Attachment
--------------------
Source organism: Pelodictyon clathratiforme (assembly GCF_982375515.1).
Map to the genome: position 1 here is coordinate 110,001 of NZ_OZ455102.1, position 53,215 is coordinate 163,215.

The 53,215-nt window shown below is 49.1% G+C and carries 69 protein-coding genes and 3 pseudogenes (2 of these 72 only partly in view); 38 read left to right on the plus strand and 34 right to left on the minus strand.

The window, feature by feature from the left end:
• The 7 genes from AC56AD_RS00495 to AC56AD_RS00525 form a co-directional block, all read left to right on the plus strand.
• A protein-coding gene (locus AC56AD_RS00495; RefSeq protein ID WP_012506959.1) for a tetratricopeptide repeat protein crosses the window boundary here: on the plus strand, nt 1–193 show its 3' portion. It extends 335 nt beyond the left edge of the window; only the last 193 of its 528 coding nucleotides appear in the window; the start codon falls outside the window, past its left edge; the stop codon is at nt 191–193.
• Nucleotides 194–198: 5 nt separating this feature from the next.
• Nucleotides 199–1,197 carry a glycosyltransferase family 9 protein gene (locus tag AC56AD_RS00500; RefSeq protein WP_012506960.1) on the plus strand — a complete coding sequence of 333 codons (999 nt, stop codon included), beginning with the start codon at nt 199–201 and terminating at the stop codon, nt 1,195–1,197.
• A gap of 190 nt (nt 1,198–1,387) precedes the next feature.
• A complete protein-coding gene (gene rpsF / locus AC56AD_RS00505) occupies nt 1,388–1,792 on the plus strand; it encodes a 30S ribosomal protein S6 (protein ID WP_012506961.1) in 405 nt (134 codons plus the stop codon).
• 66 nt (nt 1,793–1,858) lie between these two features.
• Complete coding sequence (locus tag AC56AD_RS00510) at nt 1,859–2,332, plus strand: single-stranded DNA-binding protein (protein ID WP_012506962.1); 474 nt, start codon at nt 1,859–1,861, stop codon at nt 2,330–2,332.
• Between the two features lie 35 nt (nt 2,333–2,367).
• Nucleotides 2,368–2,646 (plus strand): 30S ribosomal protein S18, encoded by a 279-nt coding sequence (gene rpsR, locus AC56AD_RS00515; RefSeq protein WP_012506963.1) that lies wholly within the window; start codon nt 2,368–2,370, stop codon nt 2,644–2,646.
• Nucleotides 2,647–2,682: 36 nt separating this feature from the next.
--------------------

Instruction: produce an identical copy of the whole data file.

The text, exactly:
Source organism: Pelodictyon clathratiforme (assembly GCF_982375515.1).
Map to the genome: position 1 here is coordinate 110,001 of NZ_OZ455102.1, position 53,215 is coordinate 163,215.

The 53,215-nt window shown below is 49.1% G+C and carries 69 protein-coding genes and 3 pseudogenes (2 of these 72 only partly in view); 38 read left to right on the plus strand and 34 right to left on the minus strand.

The window, feature by feature from the left end:
• The 7 genes from AC56AD_RS00495 to AC56AD_RS00525 form a co-directional block, all read left to right on the plus strand.
• A protein-coding gene (locus AC56AD_RS00495; RefSeq protein ID WP_012506959.1) for a tetratricopeptide repeat protein crosses the window boundary here: on the plus strand, nt 1–193 show its 3' portion. It extends 335 nt beyond the left edge of the window; only the last 193 of its 528 coding nucleotides appear in the window; the start codon falls outside the window, past its left edge; the stop codon is at nt 191–193.
• Nucleotides 194–198: 5 nt separating this feature from the next.
• Nucleotides 199–1,197 carry a glycosyltransferase family 9 protein gene (locus tag AC56AD_RS00500; RefSeq protein WP_012506960.1) on the plus strand — a complete coding sequence of 333 codons (999 nt, stop codon included), beginning with the start codon at nt 199–201 and terminating at the stop codon, nt 1,195–1,197.
• A gap of 190 nt (nt 1,198–1,387) precedes the next feature.
• A complete protein-coding gene (gene rpsF / locus AC56AD_RS00505) occupies nt 1,388–1,792 on the plus strand; it encodes a 30S ribosomal protein S6 (protein ID WP_012506961.1) in 405 nt (134 codons plus the stop codon).
• 66 nt (nt 1,793–1,858) lie between these two features.
• Complete coding sequence (locus tag AC56AD_RS00510) at nt 1,859–2,332, plus strand: single-stranded DNA-binding protein (protein ID WP_012506962.1); 474 nt, start codon at nt 1,859–1,861, stop codon at nt 2,330–2,332.
• Between the two features lie 35 nt (nt 2,333–2,367).
• Nucleotides 2,368–2,646 (plus strand): 30S ribosomal protein S18, encoded by a 279-nt coding sequence (gene rpsR, locus AC56AD_RS00515; RefSeq protein WP_012506963.1) that lies wholly within the window; start codon nt 2,368–2,370, stop codon nt 2,644–2,646.
• Nucleotides 2,647–2,682: 36 nt separating this feature from the next.